An unimaginable dual tragedy struck one family who lost not only a beloved father, but also his adult daughter when the motorcycle on which they were riding was struck by an alleged drunk driver in Easthampton. According to news reports, the driver was high on heroin, and reportedly veered into the opposite lane of travel on Route 5, slamming head-on into the motorcycle, driven by a 62-year-old man from Holyoke and his 29-year-old daughter, from New York. Both were pronounced dead at the scene.
Witnesses say the impaired driver didn't swerve or attempt to take any evasive action prior to the crash. In fact, he appeared to be asleep. He and his passenger were treated for minor injuries, and later arrested - him on two counts of vehicular homicide impaired by drugs and operating under the influence of drugs, and her for possession of heroin.
Personal injury lawyers in Boston fear the state may see a sharp increase in drug-related crashes, as more people are using heroin as a substitute for the pricier and harder-to-get prescription opiates that have hooked so many in recent years.
In April, Massachusetts Gov. Deval Patrick declared a public health emergency in the state as heroin addiction and overdose has become a serious problem. From November through February, state police say at least 185 people died of suspected heroin overdoses. That figure is actually a low estimate, as it does not include deaths tallied in the state's three largest cities, including Boston.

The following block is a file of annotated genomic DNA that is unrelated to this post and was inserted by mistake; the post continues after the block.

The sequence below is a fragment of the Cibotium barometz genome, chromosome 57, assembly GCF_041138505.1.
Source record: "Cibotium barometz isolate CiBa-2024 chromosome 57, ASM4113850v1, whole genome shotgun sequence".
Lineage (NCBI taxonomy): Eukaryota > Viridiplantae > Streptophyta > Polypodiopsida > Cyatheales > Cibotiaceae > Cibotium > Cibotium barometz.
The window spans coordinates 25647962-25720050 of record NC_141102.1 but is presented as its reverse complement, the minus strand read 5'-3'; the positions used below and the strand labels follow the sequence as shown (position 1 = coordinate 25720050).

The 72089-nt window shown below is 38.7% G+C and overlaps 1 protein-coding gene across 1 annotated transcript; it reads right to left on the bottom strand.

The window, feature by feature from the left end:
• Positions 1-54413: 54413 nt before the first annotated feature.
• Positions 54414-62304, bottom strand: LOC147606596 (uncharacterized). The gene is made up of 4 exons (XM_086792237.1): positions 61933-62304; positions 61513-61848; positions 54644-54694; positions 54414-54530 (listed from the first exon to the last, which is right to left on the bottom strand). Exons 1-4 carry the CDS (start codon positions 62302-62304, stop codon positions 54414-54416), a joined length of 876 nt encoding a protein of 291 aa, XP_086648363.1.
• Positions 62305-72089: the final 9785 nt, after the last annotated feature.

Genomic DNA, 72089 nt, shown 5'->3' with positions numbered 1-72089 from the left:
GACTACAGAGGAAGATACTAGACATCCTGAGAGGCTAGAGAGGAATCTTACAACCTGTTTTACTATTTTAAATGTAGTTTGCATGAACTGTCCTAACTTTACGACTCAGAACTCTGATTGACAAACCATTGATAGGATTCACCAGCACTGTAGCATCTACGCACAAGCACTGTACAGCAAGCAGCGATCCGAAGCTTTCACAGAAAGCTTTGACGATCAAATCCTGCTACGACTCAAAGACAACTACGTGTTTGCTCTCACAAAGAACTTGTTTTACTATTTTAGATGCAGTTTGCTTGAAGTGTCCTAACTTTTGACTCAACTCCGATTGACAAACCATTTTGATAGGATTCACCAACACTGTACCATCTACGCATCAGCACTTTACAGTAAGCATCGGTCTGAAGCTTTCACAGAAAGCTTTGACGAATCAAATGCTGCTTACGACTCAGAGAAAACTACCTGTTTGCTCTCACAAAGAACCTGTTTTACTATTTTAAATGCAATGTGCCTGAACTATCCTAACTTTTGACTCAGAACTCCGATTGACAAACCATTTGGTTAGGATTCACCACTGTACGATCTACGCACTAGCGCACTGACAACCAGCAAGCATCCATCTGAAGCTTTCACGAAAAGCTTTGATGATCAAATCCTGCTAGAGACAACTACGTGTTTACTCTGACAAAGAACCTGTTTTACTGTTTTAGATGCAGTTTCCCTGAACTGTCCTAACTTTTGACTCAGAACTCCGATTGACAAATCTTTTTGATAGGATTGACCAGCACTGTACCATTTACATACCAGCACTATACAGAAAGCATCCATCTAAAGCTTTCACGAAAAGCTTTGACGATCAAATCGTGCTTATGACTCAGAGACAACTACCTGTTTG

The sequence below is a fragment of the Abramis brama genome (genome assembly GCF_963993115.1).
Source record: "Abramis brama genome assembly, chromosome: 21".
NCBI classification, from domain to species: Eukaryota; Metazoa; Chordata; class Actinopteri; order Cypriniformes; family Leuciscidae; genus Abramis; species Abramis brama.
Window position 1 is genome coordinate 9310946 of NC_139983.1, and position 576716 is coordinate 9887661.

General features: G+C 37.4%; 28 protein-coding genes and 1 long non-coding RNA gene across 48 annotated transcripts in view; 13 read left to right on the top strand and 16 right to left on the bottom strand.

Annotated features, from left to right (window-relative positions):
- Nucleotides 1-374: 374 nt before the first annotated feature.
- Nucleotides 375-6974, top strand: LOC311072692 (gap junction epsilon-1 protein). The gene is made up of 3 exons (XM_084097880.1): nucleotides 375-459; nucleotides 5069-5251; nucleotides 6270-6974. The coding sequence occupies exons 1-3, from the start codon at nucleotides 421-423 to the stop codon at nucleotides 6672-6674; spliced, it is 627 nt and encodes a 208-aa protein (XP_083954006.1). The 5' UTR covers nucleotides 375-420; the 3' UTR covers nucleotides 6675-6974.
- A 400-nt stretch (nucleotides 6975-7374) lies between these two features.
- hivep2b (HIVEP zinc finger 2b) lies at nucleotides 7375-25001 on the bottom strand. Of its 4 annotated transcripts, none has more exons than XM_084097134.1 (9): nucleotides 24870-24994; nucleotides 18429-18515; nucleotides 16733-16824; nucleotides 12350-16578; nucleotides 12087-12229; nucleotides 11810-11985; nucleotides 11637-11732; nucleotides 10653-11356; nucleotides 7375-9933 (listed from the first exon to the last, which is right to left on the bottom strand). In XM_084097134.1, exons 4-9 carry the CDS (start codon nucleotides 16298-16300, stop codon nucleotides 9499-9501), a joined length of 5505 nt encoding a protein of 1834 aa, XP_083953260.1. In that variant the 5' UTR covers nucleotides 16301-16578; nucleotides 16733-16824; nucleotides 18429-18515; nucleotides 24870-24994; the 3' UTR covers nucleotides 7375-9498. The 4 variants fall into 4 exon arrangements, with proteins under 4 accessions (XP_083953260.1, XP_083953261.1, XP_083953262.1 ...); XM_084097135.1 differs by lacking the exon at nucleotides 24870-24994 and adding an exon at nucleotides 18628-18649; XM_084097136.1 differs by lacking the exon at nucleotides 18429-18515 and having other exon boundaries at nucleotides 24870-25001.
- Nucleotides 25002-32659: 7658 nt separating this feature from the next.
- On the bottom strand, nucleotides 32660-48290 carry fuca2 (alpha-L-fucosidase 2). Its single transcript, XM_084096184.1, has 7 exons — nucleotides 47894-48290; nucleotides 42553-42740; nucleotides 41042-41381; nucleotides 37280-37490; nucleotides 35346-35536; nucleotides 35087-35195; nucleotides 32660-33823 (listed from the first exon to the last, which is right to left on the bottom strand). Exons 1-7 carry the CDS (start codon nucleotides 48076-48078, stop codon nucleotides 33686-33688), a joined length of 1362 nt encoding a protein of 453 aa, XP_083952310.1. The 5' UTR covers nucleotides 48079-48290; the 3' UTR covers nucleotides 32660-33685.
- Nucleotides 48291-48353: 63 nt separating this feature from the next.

The number of all opioid-related deaths, which includes heroin, OxyContin and other prescription painkillers, shot up from 363 in 2000 to 642 in 2011, the last year for which statewide numbers are available. We are on track to far exceed that figure this year.
The governor's emergency order grants first responders the ability to carry an overdose drug called Narcan, and also makes the prescription more readily accessible to family and friends of those struggling with addiction. It also has resulted in the allocation of $20 million for additional recovery services for addicts.
While the latter may have an indirect impact on the number of impaired driving fatalities, it may take time before we see any real results on the roads. Heroin is an especially dangerous drug for those behind the wheel, according to researchers at the University of Hawaii.
A person under the influence of heroin is more likely to be drowsy or "nod off." Reaction time is also significantly impaired, and visual acuity is dulled to a great degree. Feelings of nausea and vomiting are also common, and might impair a person's ability to operate a vehicle safely.
The exact effects of heroin can be difficult to anticipate, as there is no regulation of the drug and the exact content varies. Police suspect a lot of the heroin circulating currently in Massachusetts has been cut with the prescription painkiller fentanyl, which makes it especially potent - and dangerous.
The National Highway Traffic Safety Administration recently commissioned a $5.7 million study to determine the crash risk of drugged driving, after an annual Roadside Survey in 2011 found over 9,000 drivers at 60 sites were under the influence of drugs.
Mass. Gen. Law Chapter 90, Section 24 bars the operation of a motor vehicle while under the influence of marijuana, narcotic drugs, depressants, glue vapors or stimulant substances. Additionally, law enforcement routinely trains drug recognition experts to help recognize on site when a driver is under the influence of controlled substances.
Those who sustain injures as a result of collisions with drug-impaired drivers are entitled to compensation for medical bills, lost wages and pain and suffering.